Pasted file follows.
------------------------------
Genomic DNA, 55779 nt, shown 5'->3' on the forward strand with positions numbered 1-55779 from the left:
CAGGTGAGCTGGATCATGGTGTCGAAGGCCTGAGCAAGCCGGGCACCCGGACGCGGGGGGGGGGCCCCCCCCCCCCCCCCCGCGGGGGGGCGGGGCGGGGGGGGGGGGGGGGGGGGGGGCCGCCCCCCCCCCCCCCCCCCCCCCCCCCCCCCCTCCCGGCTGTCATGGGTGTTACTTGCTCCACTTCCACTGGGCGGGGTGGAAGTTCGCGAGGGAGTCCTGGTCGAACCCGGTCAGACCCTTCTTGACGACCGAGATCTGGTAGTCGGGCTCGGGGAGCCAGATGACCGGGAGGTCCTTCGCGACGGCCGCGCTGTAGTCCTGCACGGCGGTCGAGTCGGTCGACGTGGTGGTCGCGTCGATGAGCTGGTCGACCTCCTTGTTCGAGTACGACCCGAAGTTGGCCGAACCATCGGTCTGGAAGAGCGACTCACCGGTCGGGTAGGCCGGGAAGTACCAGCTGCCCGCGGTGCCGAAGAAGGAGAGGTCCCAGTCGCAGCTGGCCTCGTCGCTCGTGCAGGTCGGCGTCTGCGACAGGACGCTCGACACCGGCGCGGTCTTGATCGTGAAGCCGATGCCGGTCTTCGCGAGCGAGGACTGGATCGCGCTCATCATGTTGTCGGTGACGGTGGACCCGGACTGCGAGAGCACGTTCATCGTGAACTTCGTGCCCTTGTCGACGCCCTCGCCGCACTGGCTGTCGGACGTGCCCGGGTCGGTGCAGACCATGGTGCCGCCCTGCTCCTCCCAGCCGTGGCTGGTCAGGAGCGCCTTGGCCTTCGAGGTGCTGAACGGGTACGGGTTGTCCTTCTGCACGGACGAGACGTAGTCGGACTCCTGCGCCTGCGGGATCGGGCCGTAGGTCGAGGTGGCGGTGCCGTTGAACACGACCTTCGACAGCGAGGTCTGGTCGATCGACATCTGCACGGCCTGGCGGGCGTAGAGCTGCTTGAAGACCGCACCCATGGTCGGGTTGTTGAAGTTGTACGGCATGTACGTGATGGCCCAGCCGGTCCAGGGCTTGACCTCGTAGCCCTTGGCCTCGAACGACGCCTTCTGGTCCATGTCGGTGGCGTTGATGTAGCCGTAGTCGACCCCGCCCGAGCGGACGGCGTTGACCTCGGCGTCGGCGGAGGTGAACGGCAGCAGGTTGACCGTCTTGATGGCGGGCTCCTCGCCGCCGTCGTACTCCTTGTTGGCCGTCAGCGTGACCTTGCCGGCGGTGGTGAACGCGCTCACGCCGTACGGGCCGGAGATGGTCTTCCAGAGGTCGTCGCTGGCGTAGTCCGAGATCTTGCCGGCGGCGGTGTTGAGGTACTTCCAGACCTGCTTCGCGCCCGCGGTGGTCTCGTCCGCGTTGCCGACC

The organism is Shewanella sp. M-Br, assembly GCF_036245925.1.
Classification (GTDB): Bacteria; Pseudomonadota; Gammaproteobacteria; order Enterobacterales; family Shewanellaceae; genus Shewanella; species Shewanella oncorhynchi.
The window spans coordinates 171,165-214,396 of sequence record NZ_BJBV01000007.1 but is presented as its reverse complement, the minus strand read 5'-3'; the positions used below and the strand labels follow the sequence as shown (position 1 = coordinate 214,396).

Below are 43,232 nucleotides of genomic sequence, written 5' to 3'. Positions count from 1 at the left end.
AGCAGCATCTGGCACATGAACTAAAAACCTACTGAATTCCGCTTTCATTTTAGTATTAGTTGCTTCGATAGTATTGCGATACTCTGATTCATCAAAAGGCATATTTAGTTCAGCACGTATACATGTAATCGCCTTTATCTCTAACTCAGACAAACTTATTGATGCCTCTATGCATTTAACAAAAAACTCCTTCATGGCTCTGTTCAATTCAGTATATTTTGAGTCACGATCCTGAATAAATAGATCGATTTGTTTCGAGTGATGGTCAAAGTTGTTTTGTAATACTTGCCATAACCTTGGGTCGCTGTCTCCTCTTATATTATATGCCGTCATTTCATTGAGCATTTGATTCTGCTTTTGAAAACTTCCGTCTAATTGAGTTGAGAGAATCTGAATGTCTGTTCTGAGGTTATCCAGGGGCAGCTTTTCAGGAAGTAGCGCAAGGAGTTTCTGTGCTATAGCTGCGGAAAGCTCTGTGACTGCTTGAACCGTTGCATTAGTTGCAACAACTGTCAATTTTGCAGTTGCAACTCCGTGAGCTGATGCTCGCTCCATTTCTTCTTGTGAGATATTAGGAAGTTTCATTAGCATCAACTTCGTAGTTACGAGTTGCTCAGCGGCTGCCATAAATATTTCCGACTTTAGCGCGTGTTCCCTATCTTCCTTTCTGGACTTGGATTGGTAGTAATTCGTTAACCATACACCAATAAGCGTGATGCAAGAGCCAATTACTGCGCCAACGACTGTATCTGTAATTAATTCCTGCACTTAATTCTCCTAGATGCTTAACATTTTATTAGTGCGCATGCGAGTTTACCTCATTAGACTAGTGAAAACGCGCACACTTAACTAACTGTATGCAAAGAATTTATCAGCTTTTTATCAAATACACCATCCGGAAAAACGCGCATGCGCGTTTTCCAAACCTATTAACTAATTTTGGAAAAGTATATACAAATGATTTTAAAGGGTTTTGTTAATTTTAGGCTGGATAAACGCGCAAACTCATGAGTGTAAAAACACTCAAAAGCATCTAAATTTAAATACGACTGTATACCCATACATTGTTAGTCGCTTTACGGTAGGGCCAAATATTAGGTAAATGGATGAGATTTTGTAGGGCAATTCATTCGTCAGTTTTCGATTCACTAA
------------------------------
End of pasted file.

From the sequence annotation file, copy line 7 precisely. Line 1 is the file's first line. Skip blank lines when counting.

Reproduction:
AGCAGCATCTGGCACATGAACTAAAAACCTACTGAATTCCGCTTTCATTTTAGTATTAGTTGCTTCGATAGTATTGCGATACTCTGATTCATCAAAAGGCATATTTAGTTCAGCACGTATACATGTAATCGCCTTTATCTCTAACTCAGACAAACTTATTGATGCCTCTATGCATTTAACAAAAAACTCCTTCATGGCTCTGTTCAATTCAGTATATTTTGAGTCACGATCCTGAATAAATAGATCGATTTGTTTCGAGTGATGGTCAAAGTTGTTTTGTAATACTTGCCATAACCTTGGGTCGCTGTCTCCTCTTATATTATATGCCGTCATTTCATTGAGCATTTGATTCTGCTTTTGAAAACTTCCGTCTAATTGAGTTGAGAGAATCTGAATGTCTGTTCTGAGGTTATCCAGGGGCAGCTTTTCAGGAAGTAGCGCAAGGAGTTTCTGTGCTATAGCTGCGGAAAGCTCTGTGACTGCTTGAACCGTTGCATTAGTTGCAACAACTGTCAATTTTGCAGTTGCAACTCCGTGAGCTGATGCTCGCTCCATTTCTTCTTGTGAGATATTAGGAAGTTTCATTAGCATCAACTTCGTAGTTACGAGTTGCTCAGCGGCTGCCATAAATATTTCCGACTTTAGCGCGTGTTCCCTATCTTCCTTTCTGGACTTGGATTGGTAGTAATTCGTTAACCATACACCAATAAGCGTGATGCAAGAGCCAATTACTGCGCCAACGACTGTATCTGTAATTAATTCCTGCACTTAATTCTCCTAGATGCTTAACATTTTATTAGTGCGCATGCGAGTTTACCTCATTAGACTAGTGAAAACGCGCACACTTAACTAACTGTATGCAAAGAATTTATCAGCTTTTTATCAAATACACCATCCGGAAAAACGCGCATGCGCGTTTTCCAAACCTATTAACTAATTTTGGAAAAGTATATACAAATGATTTTAAAGGGTTTTGTTAATTTTAGGCTGGATAAACGCGCAAACTCATGAGTGTAAAAACACTCAAAAGCATCTAAATTTAAATACGACTGTATACCCATACATTGTTAGTCGCTTTACGGTAGGGCCAAATATTAGGTAAATGGATGAGATTTTGTAGGGCAATTCATTCGTCAGTTTTCGATTCACTAA